Recently Israel has made a demand of the Palestinians to recognize Israel as a Jewish state and, in essence, as the state of the Jewish people. I must admit I find this demand by a Likud government to be somewhat amusing. You may wonder why. It is because the Knesset just elected a president of the State of Israel, Reuben Rivlin, who does not recognize Jews who do not uphold the Orthodox line of Judaism. He will not recognize Conservative and Reform Jews or other Jews practicing their own, non-Orthodox form of Judaism.

In April 1989, following a visit to a Reform synagogue in the United States President Rivlin shared the following thoughts with a reporter from Yediot Aharonot: “As a Jew who does not observe 613 commandments and perhaps not even 13... I discovered what kind of worshiping group was in front of me, such that any connection between it and Judaism didn’t even approach reality.... This is idol worship and not Judaism.... Total assimilation.”

How can he possibly presume to represent all Israelis with his evident disrespect for the Jews who identify with the Progressive Movement around the world? The president of Israel is supposed to play a unifying role in society. He or she is supposed to be above politics and make every effort to ameliorate societal tensions.

Before his election as president, JTA quoted Rabbi Uri Regev, CEO of Hiddush, as saying, “In terms of religious pluralism [the president] hasn’t demonstrated empathy or understanding of world Jewry.”

Hiddush is a nonprofit organization whose vision is promoting religious freedom and diversity in order to realize the promise of Israel’s founders. How can President Rivlin play a unifying role when he rejects the right of committed and serious people and scholars to identify and practice Judaism in ways that differ from those of the Orthodox establishment? At a time when we are witnessing an increase in anti-Jewish legislation – banning ritual circumcision and ritual slaughtering – in the United States and in Europe; at a time when there is a rise in anti-Semitic violent acts against Jews; at a time when the BDS movement is gaining traction around the world, we need more unity among a diverse Jewish people and less divisiveness within our ranks.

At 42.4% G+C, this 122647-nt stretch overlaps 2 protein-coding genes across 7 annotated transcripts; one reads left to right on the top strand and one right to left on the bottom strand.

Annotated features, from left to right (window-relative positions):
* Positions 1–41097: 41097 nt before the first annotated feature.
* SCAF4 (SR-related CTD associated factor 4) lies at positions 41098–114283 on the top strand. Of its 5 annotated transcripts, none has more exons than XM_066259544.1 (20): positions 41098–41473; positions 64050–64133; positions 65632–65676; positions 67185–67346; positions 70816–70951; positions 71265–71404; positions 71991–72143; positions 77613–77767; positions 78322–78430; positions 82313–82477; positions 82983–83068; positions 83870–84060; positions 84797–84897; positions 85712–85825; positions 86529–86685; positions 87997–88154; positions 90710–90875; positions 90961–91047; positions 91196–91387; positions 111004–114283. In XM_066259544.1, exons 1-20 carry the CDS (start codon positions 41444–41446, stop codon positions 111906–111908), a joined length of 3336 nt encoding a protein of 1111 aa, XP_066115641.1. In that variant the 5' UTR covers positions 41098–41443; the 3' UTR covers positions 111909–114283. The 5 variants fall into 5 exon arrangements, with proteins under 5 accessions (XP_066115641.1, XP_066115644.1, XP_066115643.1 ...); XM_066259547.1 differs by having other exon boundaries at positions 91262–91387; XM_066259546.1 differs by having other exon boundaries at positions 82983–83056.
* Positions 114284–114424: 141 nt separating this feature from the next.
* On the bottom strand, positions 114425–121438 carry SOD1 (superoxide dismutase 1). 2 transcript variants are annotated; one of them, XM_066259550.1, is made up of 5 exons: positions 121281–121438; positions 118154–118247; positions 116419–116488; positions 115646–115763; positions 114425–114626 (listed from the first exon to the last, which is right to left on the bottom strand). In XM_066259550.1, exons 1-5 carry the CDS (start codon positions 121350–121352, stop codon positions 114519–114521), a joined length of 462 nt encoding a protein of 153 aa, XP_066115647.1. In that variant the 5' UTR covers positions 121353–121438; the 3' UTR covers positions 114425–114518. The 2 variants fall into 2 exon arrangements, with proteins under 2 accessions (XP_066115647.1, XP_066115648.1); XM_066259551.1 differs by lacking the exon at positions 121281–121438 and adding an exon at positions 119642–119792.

There needs to be an alignment of Jews around the world with Israel and of Israel with Jews around the world. The role of the president of Israel is to represent this unity and to reinforce it so that there is a stronger connection among the diverse groups that make up the Jewish people.

The past few years, President Rivlin’s predecessor sponsored a “President’s Conference” that became an umbrella organization for a myriad of Jewish groups and communities around the world. Held in Israel it was an opportunity for representatives from throughout the Jewish world to gather and focus on issues confronting Israel and Jews globally. By rejecting and alienating all but one of the three major streams within Jewish life, President Rivlin is undoing the good done by the President’s Conference; instead he is reinforcing differences among Jews by not celebrating the strengths of each of the various religious and philosophical streams in Jewish life. It would be unfortunate if the legacy of his term in office is marked by his rejection of the plurality of Jewish life.

Whether or not the president recognizes and embraces pluralism these movements will continue to exist.

They have a global presence, and in Israel, that presence is increasing, as indicated by the growing number of Reform and Conservative synagogues throughout the country. It would be a shame to see them pushed away from Israel rather than being brought closer to the Jewish state.

President Rivlin may not agree with either their ideology or their practice of Judaism. He may adhere to the famous bittersweet saying, “The synagogue I do not go to is Orthodox.” However, he must understand that now that he represents the State of Israel, he represents all of its citizens, including the variety of Christian, Muslim and Jewish groups. Even though he does not personally accept either Protestantism, Catholicism, Greek Orthodox, or Russian Orthodox, I am sure he will address their religious leaders as either minister or priest. Recently, he went to the Vatican and it would be interesting to know how he addressed the pope.

Why does he not accord this sign of respect to the rabbis of the Progressive and Masorati movements in Israel? The presidential role requires that the officeholder be prepared to acknowledge the variations of Jewish belief and practices, just as he or she does with non-Jewish religious establishments and their leaders.

This should be an accepted practice and not something that becomes the content of debates and discussions within the Jewish community.

In these first weeks of his first term as president of the State of Israel, I hope that President Rivlin will think about his role in working for Jewish unity and rethink how he wants to be perceived by pluralistic Jewish leaders in Israel and throughout the world. It would be a terrible shame for his term to be marred by alienating those who would like to strongly identify with the State of Israel and its leadership.

The writer teaches at the Hebrew University’s Rothberg International School’s M. A. Nonprofit Management and Leadership Program.

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